The siege of Kobani has not attracted much publicity, far less than that of the Old City of Homs, but if it did fall then its half-million Kurds would be at risk. The pro-opposition Syrian Observatory for Human Rights is quoted as saying that there are fears of massacres in the villages seized by Isis. In addition to eliminating the Kurds as opponents, Isis wants to establish its hold on the border region with Turkey across which it can bring in supplies and foreign volunteers. Mr Nassan says the siege of the enclave is not complete since “we can still buy food at high prices from Arab brokers” but he adds that “unfortunately, the world cares nothing about what happens in Kobani”.

The YPG and PKK have proved the most effective fighters against Isis but the PKK is still labelled a “terrorist organisation” by the US and Europe. The labelling was done at the behest of Turkey, which fought the PKK from 1984, though a ceasefire was declared in 2013. Turkey has been talking to the imprisoned PKK leader Abdullah Ocalan for five years but US and European officials are still wary of contacts with the Syrian and Turkish Kurds.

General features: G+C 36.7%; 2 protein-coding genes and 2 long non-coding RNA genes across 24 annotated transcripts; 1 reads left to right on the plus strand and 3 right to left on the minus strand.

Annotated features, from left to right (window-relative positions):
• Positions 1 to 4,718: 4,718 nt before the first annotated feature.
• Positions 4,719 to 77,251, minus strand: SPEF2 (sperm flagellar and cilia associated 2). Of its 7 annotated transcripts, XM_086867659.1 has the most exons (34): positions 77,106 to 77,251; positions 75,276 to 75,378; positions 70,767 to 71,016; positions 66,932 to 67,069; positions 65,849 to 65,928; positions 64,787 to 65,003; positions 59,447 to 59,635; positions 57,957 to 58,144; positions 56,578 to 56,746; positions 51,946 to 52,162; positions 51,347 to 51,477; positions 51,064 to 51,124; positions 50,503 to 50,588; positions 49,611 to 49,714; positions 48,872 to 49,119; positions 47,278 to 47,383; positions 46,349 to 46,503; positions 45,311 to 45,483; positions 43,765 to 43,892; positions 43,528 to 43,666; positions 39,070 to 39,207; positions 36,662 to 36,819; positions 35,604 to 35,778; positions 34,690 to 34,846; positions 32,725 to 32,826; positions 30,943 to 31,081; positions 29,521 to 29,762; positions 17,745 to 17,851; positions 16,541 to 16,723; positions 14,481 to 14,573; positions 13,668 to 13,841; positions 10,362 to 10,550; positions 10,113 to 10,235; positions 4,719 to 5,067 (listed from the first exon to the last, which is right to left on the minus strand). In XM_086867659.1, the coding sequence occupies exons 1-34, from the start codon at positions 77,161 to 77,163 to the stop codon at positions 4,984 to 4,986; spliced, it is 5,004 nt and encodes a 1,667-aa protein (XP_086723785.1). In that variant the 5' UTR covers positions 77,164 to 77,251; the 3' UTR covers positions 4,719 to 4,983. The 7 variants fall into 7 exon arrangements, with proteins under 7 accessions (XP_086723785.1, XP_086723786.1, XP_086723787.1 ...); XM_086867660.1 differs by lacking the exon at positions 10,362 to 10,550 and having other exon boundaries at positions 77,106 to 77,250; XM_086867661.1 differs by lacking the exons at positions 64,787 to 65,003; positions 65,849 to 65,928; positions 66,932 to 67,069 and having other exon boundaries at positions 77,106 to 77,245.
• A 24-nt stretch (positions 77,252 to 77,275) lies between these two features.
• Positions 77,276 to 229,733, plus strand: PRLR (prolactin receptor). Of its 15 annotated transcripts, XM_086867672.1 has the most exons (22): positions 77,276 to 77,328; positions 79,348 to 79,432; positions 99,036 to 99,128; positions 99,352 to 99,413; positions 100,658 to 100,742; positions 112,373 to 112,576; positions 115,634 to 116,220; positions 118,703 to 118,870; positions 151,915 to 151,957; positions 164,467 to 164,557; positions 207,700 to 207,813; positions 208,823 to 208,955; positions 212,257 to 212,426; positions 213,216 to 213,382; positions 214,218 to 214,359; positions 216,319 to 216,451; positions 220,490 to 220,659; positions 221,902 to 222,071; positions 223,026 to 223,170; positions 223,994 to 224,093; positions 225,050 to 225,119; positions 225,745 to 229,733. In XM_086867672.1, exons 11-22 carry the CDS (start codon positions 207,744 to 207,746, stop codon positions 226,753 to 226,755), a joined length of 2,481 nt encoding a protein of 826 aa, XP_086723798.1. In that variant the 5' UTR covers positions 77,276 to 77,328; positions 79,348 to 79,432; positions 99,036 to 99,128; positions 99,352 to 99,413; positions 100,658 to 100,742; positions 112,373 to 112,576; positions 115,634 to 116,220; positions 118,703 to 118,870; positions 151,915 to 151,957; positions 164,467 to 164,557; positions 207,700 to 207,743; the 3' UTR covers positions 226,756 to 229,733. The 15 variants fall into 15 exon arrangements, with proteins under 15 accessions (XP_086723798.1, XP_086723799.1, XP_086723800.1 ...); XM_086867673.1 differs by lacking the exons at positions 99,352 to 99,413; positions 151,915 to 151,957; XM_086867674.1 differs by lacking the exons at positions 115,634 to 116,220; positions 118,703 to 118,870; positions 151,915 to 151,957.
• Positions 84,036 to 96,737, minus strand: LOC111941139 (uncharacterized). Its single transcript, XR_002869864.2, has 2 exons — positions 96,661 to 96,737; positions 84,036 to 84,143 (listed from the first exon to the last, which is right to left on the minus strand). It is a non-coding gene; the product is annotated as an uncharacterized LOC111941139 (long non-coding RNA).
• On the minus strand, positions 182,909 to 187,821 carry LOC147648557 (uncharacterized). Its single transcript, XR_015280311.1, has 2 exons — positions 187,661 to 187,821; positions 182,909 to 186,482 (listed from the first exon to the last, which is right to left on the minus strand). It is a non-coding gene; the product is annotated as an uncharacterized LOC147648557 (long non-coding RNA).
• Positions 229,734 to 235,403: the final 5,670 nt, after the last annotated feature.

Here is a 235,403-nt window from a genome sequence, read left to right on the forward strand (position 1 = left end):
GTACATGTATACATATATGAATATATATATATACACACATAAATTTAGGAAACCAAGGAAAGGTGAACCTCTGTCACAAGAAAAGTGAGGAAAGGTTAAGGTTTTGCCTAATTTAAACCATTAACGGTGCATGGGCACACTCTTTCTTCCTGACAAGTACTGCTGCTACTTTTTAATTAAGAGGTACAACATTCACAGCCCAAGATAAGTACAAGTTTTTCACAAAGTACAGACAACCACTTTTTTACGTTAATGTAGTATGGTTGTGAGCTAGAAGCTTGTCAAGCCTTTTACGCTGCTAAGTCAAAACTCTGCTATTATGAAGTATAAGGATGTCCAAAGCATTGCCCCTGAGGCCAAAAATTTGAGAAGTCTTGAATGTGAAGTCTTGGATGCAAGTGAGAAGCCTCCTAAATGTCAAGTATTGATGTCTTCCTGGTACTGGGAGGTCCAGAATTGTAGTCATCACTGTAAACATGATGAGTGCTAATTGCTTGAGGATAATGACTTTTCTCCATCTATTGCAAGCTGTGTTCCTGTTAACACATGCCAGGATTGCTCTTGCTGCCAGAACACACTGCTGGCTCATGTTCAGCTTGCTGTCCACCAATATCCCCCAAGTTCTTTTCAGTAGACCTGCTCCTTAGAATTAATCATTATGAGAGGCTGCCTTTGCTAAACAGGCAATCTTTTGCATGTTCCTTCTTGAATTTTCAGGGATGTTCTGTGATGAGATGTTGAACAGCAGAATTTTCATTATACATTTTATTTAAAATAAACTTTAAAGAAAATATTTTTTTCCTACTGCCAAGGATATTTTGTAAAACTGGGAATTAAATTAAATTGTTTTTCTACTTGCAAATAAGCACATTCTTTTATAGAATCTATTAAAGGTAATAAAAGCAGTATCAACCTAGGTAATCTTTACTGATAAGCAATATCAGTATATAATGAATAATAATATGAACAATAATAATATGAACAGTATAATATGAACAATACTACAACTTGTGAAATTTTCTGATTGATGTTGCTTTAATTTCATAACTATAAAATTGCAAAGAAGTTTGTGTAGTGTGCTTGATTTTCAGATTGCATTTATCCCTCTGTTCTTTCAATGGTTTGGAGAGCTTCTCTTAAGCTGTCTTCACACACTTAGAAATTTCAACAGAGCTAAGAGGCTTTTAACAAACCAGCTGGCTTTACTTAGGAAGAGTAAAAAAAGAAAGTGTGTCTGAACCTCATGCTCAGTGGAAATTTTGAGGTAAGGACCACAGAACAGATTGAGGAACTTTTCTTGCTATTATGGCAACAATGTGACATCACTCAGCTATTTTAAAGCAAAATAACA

Isis has captured most of eastern Syria, defeating both the Syrian army and rebel movements during the summer. Isis fighters are within 30 miles of Aleppo, the largest city in Syria, and have been consolidating their positions elsewhere. They have been moving their headquarters and heavy weapons out of easily identifiable locations in preparation for US air attacks.”

Occupy World Writes calls on the coalition forces to assist the Kurds in defense of Kobani. These people are from the same ethnic group that brought the world’s attention to the plight of the Yazidi when ISIS chased them into the Sinjar mountains. The international community responded overwhelmingly to save the Yazidi from certain massacre. Now the Kurds are facing that very same fate. We also have no reason to believe the Islamic State would show no mercy toward the inhabitants and refugees in Kobani, since Kurds are the only ground force able to offer a defense against ISIS.

We can not sit in complicity while children, women and men are slaughtered at the hands of a terrorist organization. This is not humane, this is not sane, this is not in accordance with the words of Allah, God, or any divine entity.